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The early days of September 2011 have been to say the least very wet and at times windy.
I do not walk for the sake of walking — I want to see something of interest. I made the best of a bright spell and made my way to the village of Hale.
This stroll around Hale provides expansive views of the Mersey estuary. The Mersey is a giant of an estuary but the village has a giant of its own.
1.My reason for enjoying this walk because I was picking up a friend from the airport in the evening and so I arrived very early and spent the day in Hale.
I began at the Childe of Hale pub. The first question to be asked is who was this “Child” who lived from 1578 to 1623? This giant of a man stood 9ft 3in in height but John Middleston was no freak. He was both strong and agile.
He bacme a renowned wrestler and the Lord of the Manor at Hale who won Sir Gilbert Ireland many a bet, winning every wrestling contest.
In 1617 Sir Gilbert sent John off to London to match his giant against the champion of King James 1. John won easily and the King gave him the then-enormous sum of £20 plus a new suit of clothes. A life-sized portrait was painted and this now hangs in Brasenose College in Oxford. A copy is exhibited at nearby Speke Hall.
2.From the pub, follow Church Lane and pass a very solid-looking thatched cottage.
The big man was born in this little house. A small plaque indicates John Middleton’s birth but care should be taken to respect the privacy of those who now live there.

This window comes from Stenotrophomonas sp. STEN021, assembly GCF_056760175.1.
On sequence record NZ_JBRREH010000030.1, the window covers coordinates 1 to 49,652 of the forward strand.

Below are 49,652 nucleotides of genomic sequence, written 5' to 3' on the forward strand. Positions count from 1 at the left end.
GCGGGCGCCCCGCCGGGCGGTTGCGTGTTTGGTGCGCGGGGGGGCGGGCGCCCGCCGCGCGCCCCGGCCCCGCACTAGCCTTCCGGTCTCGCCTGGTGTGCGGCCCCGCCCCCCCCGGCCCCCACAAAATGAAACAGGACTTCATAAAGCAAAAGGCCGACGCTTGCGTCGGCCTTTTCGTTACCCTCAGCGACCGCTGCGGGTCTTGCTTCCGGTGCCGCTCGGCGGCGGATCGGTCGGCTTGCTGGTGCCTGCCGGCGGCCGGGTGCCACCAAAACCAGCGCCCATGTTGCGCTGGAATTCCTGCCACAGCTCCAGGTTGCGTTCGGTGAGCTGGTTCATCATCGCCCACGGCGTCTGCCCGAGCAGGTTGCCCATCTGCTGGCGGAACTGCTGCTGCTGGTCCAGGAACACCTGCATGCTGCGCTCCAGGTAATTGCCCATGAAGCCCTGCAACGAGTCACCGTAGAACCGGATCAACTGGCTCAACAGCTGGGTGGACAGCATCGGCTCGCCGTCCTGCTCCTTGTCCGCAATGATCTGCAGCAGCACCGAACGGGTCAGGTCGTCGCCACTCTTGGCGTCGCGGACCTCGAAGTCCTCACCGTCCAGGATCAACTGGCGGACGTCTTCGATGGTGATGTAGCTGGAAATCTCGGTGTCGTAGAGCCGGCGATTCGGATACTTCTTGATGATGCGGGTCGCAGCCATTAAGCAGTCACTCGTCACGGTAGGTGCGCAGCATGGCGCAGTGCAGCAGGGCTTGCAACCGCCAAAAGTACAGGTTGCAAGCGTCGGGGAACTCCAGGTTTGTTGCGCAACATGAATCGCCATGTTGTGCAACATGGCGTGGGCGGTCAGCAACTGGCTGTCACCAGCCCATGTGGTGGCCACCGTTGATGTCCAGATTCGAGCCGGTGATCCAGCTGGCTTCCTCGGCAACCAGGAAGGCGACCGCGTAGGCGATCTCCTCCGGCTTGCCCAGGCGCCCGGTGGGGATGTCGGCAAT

3.Continue along the road to reach St Mary’s Church on the left.
This is a delight and looks much older than the date of its construction or, should I say, reconstruction in 1977. This was essential following a massive fire.
There has been a parish church on this site since 1081. In the churchyard is John Middleton’s grave.
There is an inscription which marks out the height of the giant.
Children often stand by the grave and toss a coin through the grille which protects it and make a wish.
I decided to do the same and wished for some dry weather.
4.I followed the track along the line of the estuary and passed the still impressive but now redundant lighthouse.
The present light was built in 1906 and worked until 1958 when modern technology took over. It is now in the grounds of a house and must be the most impressive garden shed in the country.
5.Follow a well-trodden path between a couple of neat footbridges and cross streams. This is one of the best places to watch birds.
During the autumn migration this is one of the most impressive estuaries to be found anywhere in Britain. There are flocks of wading birds and wildfowl and there are constant changes and movements as the tide ebbs and flows.
6.Look out for a set of wooden steps and then continue through fields and see houses in the distance.
7.Turn right along Bailey’s Lane and return via Hale Road to the pub.
How to get there
Hale is reached via the M6, M58 and M57.
Follow the signs for the John Lennon (formerly Spekel) Airport.
Hale is 1½ miles from the airport and signed off the A562 between Liverpool and Wigan.
There is plenty of parking in the area.
Length of walk: 3½ miles
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